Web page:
And my sincere apologies to anyone that I had to turned down during the Palooza. When it’s a speed dating format like that, I do have to say no to projects that don’t grab me immediately to reduce the amount of material we receive and have to review. We requested 12 projects but I had over 25 pitches that day. That’s a lot in 90 minutes.
(Just a note, this post is from our archives. Some references and links may be from past years.)
STATUS: I feel like I’m being pulled in 10 different directions. I’m here at the RT Convention. On Tuesday, I offered rep to a potential new client. Wednesday I did an hour phone conference with a film producer for another client. Yesterday, I reviewed 5 different offers for a UK auction going down. Today let’s talk about romance. It’s almost time for Pitch-a-Palooza!
What’s playing on the XM or iPod right now? IF IT’S LOVE by Train
But writers can’t help themselves. They still ask this question anyway.
At best, this question is unhelpful. If you start writing for the “next hot trend” by the time you finish your project, that particularly trend is on the way out.
Not to mention, if you ask me the question, “What are you looking for?” I can ramble on about something I’d love to see (such as a completely charming, witty, and fun historical romance a la Julia Quinn) but what I offered rep for just this week would never have landed on my “This is what I’m looking for” list.
I’m constantly taken by surprise by what I fall in love with.
After being here at RT, certainly I can tell you that editors are weary of paranormal romance. That everyone is talking about erotica because of 50 Shades (by the way, I don’t rep erotica so please don’t query me for that.)
That “hook-y” women’s fiction novels (i.e. hooks like a knitting club or cupcake club) are still on editors’ wish lists (which by the way, are topics that don’t ring my bell much).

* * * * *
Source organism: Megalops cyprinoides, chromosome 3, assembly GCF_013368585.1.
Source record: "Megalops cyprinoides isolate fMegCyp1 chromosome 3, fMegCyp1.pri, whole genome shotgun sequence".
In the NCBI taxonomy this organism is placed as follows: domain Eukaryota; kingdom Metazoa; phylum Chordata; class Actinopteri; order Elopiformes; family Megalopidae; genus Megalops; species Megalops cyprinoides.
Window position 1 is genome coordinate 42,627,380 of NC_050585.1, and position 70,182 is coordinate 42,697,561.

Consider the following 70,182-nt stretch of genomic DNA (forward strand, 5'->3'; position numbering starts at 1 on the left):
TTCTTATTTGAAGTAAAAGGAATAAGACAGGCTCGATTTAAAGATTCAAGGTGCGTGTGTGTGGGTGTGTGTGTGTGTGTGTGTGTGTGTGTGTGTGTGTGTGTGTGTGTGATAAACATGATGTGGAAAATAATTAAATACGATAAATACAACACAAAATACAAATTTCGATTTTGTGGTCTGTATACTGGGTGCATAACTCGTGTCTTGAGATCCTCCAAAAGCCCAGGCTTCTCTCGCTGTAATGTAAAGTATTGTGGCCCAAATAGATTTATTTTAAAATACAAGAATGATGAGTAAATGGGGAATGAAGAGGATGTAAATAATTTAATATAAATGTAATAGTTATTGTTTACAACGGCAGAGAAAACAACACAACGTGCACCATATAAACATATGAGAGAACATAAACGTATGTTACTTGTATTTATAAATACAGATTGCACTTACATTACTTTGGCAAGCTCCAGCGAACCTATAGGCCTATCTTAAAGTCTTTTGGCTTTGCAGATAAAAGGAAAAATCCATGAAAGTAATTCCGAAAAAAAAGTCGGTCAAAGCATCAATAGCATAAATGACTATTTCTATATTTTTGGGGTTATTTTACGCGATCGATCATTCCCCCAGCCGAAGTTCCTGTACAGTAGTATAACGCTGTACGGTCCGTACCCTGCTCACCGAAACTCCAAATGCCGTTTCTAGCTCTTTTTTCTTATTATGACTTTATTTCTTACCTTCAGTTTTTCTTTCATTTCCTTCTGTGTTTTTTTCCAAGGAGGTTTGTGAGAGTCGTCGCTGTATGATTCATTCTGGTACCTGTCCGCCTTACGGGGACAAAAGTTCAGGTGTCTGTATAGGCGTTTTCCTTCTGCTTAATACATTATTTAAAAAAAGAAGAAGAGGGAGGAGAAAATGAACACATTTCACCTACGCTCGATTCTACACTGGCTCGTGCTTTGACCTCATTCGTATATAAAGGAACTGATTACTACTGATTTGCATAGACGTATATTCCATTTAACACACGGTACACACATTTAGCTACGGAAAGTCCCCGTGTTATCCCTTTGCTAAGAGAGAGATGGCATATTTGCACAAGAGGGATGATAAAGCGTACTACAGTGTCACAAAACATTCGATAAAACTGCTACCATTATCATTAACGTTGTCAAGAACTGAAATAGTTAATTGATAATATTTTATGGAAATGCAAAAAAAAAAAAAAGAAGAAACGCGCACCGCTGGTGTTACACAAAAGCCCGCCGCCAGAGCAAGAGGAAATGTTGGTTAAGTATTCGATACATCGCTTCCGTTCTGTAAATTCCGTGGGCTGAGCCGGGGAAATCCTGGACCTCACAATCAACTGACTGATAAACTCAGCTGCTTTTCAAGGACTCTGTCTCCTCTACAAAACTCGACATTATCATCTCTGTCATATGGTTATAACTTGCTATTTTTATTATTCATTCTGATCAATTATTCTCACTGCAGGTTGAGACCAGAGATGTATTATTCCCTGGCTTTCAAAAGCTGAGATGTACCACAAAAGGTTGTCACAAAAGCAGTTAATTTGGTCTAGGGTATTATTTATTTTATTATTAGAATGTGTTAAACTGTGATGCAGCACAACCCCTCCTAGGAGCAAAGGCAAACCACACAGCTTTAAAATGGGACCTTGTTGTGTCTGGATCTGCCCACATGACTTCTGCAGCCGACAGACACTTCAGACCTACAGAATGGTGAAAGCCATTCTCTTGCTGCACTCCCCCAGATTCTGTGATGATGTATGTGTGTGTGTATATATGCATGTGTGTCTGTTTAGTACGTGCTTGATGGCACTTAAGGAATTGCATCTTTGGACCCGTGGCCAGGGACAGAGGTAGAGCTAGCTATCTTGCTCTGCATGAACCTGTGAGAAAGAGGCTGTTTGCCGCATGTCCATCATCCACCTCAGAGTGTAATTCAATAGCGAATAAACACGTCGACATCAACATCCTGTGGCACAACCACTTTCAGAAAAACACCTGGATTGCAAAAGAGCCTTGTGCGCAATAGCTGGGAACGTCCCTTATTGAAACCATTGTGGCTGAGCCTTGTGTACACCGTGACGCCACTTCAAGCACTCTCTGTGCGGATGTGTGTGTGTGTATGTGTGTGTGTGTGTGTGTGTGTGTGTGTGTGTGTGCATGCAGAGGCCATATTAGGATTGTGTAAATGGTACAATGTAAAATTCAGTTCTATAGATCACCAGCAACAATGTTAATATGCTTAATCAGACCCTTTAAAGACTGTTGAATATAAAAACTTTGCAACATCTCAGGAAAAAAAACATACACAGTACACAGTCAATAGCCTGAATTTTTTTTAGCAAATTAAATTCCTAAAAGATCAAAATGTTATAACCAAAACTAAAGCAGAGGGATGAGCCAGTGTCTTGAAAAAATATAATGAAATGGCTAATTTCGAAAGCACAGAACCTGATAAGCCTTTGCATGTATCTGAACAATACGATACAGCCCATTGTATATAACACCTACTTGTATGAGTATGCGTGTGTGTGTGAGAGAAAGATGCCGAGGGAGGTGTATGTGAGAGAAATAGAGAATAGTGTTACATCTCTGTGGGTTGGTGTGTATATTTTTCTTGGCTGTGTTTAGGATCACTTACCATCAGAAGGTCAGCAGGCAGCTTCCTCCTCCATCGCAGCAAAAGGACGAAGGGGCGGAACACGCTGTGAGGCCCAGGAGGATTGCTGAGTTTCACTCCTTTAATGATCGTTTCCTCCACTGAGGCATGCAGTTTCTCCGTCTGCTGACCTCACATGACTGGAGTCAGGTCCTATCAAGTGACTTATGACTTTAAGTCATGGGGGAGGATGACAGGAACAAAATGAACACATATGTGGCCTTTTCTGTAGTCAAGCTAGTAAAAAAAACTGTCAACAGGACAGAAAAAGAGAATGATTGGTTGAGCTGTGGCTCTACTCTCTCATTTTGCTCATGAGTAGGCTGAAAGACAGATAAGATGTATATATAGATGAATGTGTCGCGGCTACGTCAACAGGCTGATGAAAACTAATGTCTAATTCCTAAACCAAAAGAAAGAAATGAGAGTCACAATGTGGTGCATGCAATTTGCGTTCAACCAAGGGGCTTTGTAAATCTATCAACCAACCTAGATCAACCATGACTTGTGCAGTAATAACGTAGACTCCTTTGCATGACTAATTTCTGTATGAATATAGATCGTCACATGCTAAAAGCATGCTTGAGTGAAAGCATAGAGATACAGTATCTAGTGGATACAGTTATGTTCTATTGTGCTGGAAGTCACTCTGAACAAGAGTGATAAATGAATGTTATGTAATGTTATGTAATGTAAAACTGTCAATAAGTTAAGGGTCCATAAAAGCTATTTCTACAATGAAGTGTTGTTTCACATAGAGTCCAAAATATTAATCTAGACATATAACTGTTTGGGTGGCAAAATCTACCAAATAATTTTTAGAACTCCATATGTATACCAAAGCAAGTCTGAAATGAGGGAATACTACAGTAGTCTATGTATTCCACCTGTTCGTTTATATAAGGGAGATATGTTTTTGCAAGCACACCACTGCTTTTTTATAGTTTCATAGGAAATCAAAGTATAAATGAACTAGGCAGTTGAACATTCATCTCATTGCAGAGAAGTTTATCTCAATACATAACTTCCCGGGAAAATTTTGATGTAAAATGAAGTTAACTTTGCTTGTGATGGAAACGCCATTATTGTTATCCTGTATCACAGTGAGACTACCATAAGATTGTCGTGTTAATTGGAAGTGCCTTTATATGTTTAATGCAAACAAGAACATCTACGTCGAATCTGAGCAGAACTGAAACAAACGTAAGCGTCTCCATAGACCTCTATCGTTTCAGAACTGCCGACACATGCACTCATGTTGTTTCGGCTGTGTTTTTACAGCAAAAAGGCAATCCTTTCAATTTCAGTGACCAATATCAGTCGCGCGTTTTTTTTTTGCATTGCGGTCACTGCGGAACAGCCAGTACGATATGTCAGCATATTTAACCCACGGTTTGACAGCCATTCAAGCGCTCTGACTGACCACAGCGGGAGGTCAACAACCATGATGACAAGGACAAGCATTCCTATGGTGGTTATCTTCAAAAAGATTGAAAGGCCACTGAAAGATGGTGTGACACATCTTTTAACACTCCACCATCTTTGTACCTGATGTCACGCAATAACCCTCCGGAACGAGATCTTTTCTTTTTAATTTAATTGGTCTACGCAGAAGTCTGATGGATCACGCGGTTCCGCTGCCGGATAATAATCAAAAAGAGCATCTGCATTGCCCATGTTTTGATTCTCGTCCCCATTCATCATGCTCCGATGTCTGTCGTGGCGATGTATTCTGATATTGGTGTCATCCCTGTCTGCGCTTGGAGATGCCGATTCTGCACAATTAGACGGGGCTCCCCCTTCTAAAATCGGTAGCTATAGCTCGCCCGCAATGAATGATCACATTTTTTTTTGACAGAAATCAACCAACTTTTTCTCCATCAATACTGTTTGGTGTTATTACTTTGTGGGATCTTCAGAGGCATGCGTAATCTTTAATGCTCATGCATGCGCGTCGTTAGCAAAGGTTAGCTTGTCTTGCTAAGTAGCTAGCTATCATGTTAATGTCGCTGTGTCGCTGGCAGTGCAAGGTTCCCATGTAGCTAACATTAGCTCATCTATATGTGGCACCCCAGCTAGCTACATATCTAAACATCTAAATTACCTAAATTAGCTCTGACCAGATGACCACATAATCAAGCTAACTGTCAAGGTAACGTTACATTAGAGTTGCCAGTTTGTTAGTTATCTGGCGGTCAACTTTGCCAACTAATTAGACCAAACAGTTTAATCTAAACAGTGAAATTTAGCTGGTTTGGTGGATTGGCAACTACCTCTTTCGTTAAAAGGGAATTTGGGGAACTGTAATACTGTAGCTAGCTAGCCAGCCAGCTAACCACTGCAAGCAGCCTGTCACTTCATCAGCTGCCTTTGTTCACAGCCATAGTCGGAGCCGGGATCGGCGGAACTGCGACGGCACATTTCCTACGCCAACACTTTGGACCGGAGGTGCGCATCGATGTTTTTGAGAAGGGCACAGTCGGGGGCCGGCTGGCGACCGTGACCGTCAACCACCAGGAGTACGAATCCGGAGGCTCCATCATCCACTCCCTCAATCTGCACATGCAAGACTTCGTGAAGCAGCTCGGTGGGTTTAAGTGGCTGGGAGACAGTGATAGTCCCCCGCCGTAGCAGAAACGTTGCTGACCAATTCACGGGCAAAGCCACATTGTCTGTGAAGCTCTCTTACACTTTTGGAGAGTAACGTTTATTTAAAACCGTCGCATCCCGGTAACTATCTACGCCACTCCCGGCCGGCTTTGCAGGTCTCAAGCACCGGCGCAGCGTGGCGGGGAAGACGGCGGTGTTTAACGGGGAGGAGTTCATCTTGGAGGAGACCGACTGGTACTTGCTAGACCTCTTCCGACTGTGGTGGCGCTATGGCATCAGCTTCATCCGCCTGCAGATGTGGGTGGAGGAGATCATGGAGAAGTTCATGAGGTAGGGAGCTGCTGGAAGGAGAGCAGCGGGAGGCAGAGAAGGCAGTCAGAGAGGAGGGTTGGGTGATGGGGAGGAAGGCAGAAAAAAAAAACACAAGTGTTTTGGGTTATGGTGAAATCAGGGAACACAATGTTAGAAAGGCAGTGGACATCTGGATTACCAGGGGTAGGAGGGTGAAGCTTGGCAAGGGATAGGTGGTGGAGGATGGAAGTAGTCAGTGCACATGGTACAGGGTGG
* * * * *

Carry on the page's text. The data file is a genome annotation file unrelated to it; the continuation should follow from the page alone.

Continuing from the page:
I can tell you that a lot of the romance editors also rep YA and they might be moved to violence if just one more YA paranormal romance lands in their submission inbox.
I can tell you all these things and then I can also tell you that the minute the “right” project lands in that same inbox–even if it contains any of the above–but it blows them away, they’ll offer for it.
So I can’t tell you what I’m looking for as an agent. I can only say that I’m going to know it when I see it and this: I haven’t taken on a romance author in over the year. I’m opening my universe up to that possibility as I’d love to read an awesome romance right now.
I’ve been in my “dark” phase for the last 7 months by taking on dark and gritty SF.
Creative Commons Credit: Andy.Brandon50
STATUS: Another gorgeous day and guess what? A lovely walk home is Chutney’s favorite part of the day.
What’s playing on the XM or iPod right now? WAITING IN VAIN by Bob Marley
Here’s another culprit that can sink your opening pages or opening chapters.
I call it double trouble. It’s when a writer has a terrific scene, great dialogue, good character reveal, what have you… then the writer feels the need to analyze the scene over again from a main character’s inner thought monologue.
Ack! When I do charity 30-page critiques, I spend a lot of time deleting out this kind of repetition. By the way, established writers sometimes do this too and this is when you hope that the author has a great editor who will judiciously cut these moments.